Roberts also asserted that the DTA required the Appeals Court to consider whether the review tribunal had proceeded "consistent with the standards and procedures specified by the Secretary of Defense" and "whether the use of such standards and procedures to make the determination [was] consistent with the Constitution and the laws of the United States."56*150 quoting DTA 1005(e)(2)(c), 119 Stat. 2742. That supposedly satisfied judicial review because a court would determine the review tribunal procedures' constitutionality and flaws.57*150. Moreover, Roberts argued that the detainees had caused their own delay by not requesting the review tribunal procedures.58*137-138, 144-145.
Lastly, Roberts argued that the DTA achieved a proper substitute for habeas corpus because the review tribunal operated like a habeas court: "They gather evidence, call witnesses, take testimony, and render a decision on the legality of the Government's detention."59*148. The tribunal could also order release.60*149. The only way to know if the review tribunals satisfied due process was to use the alternative procedures Congress designed.61*140. Therefore, the detainees needed to exhaust the review tribunal remedy before seeking habeas corpus relief.62*140.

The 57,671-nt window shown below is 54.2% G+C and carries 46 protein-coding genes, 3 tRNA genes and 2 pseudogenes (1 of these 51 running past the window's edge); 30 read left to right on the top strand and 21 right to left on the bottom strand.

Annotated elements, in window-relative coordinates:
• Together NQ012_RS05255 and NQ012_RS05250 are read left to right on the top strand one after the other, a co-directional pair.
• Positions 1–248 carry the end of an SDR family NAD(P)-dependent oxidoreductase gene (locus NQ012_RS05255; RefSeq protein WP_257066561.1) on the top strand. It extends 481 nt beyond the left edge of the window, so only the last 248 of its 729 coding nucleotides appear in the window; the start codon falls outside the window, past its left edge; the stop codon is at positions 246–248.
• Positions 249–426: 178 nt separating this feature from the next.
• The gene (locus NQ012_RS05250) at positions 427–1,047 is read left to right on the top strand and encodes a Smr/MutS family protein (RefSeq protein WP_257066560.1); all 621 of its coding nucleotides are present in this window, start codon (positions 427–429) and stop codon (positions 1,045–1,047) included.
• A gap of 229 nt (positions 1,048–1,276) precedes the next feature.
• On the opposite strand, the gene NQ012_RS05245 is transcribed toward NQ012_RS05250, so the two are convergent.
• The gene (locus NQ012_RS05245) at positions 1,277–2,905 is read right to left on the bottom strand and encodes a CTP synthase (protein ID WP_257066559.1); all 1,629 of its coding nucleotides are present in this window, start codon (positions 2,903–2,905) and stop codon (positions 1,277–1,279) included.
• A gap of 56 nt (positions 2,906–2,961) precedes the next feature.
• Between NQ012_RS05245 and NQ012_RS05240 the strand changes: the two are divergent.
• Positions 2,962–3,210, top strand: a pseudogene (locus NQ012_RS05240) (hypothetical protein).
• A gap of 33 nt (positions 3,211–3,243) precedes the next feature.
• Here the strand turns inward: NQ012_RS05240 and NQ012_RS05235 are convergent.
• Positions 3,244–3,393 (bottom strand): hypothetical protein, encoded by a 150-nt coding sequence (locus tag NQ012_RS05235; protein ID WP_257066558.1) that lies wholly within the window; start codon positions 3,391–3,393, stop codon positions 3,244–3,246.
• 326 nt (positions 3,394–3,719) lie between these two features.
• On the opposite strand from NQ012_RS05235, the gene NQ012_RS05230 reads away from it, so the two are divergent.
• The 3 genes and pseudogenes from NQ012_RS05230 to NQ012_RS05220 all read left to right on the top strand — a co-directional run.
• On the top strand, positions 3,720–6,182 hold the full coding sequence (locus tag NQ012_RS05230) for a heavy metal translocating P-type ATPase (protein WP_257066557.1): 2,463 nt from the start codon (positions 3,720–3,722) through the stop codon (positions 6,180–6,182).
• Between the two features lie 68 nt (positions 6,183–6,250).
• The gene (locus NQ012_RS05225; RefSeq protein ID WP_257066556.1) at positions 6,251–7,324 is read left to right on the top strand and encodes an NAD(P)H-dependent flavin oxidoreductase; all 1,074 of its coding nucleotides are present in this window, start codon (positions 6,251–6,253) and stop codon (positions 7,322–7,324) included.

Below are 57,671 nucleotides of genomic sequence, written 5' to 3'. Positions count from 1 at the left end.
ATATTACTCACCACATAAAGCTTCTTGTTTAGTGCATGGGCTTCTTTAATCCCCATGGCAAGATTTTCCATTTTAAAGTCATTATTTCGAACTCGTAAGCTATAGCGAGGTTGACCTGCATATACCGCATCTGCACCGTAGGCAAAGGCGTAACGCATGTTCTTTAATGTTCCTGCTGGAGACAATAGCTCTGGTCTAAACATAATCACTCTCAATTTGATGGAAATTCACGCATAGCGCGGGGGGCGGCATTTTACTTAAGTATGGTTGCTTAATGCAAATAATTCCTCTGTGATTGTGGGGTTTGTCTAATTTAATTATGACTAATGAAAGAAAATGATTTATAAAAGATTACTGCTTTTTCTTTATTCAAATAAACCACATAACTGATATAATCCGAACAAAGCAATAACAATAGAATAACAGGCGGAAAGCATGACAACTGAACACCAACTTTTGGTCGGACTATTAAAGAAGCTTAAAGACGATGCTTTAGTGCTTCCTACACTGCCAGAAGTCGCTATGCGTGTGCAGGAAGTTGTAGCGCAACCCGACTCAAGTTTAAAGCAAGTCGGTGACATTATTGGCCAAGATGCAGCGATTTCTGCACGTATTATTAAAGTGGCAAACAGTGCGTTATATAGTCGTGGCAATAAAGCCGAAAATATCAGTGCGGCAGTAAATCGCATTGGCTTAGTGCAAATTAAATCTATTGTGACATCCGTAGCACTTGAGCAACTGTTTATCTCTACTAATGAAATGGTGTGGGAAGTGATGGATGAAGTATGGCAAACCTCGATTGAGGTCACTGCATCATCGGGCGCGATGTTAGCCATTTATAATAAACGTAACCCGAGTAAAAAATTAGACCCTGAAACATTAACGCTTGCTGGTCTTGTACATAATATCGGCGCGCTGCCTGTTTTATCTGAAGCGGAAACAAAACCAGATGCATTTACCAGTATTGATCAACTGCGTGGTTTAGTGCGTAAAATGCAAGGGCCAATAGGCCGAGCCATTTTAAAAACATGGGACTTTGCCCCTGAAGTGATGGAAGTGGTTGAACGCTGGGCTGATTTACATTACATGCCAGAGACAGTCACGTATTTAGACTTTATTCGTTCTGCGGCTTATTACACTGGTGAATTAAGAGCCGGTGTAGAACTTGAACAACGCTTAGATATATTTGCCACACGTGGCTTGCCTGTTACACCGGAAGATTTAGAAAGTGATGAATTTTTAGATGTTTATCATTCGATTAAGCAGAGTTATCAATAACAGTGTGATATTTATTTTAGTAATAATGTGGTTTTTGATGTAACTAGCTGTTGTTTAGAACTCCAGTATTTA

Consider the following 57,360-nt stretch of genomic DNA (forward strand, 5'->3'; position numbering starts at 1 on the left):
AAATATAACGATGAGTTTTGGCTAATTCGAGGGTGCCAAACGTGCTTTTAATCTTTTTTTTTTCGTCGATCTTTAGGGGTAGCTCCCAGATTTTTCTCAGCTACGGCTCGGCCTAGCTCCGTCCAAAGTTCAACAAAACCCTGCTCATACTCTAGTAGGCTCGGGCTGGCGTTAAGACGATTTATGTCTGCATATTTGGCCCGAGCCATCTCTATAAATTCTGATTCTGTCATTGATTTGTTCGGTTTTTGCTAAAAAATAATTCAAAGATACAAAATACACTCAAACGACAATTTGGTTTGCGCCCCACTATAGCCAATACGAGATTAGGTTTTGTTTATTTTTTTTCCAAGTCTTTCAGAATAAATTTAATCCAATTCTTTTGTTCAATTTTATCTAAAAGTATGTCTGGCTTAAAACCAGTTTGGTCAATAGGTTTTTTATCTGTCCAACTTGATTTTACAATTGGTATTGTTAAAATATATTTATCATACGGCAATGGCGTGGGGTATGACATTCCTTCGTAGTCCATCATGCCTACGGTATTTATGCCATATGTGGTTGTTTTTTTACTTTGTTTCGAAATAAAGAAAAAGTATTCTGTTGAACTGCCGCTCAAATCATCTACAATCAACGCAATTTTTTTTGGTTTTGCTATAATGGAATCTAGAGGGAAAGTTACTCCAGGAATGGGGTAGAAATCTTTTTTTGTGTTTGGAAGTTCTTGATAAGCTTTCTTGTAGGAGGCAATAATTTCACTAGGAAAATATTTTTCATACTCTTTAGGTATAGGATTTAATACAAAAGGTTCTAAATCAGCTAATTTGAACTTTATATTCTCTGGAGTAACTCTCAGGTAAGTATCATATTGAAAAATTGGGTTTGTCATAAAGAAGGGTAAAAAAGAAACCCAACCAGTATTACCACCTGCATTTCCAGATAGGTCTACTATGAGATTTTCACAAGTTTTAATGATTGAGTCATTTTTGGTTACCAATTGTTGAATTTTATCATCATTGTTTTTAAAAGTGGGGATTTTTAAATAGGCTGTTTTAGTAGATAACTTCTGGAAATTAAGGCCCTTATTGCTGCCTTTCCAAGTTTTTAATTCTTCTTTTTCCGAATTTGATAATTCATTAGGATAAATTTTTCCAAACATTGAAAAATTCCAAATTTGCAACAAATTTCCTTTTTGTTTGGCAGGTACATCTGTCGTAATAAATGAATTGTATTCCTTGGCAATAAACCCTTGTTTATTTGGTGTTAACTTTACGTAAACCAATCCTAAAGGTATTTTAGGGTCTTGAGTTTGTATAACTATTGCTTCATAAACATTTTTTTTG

The Supreme Court in Hamdi held that a citizen detainee challenging his enemy combatant status must receive notice of the factual basis for his classification and a fair opportunity to rebut the government's factual assertions before a neutral decision-maker. The court noted that the exigencies of the circumstances could require accepting hearsay evidence from the government, a presumption in favor of the government's evidence, and a fair opportunity to rebut it. Once the government presented credible evidence, the burden would shift to the detainee to rebut it with more persuasive evidence showing that he fell outside the criteria for enemy combatant status. The Court dictated that threats to military operations posed by an independent review did not trump a citizen's core rights to challenge meaningfully the government's case before an impartial adjudicator.63Hamdi, 542 U.S. 507, at III(C). The "some evidence" standard was a standard of appellate review, not a standard of proof.64Id., at III(D). Nor could the evidence simply be presumed correct.65Id. Affidavit evidence would be acceptable if it let the detainee present his factual case in rebuttal. A district court should proceed prudently and incrementally.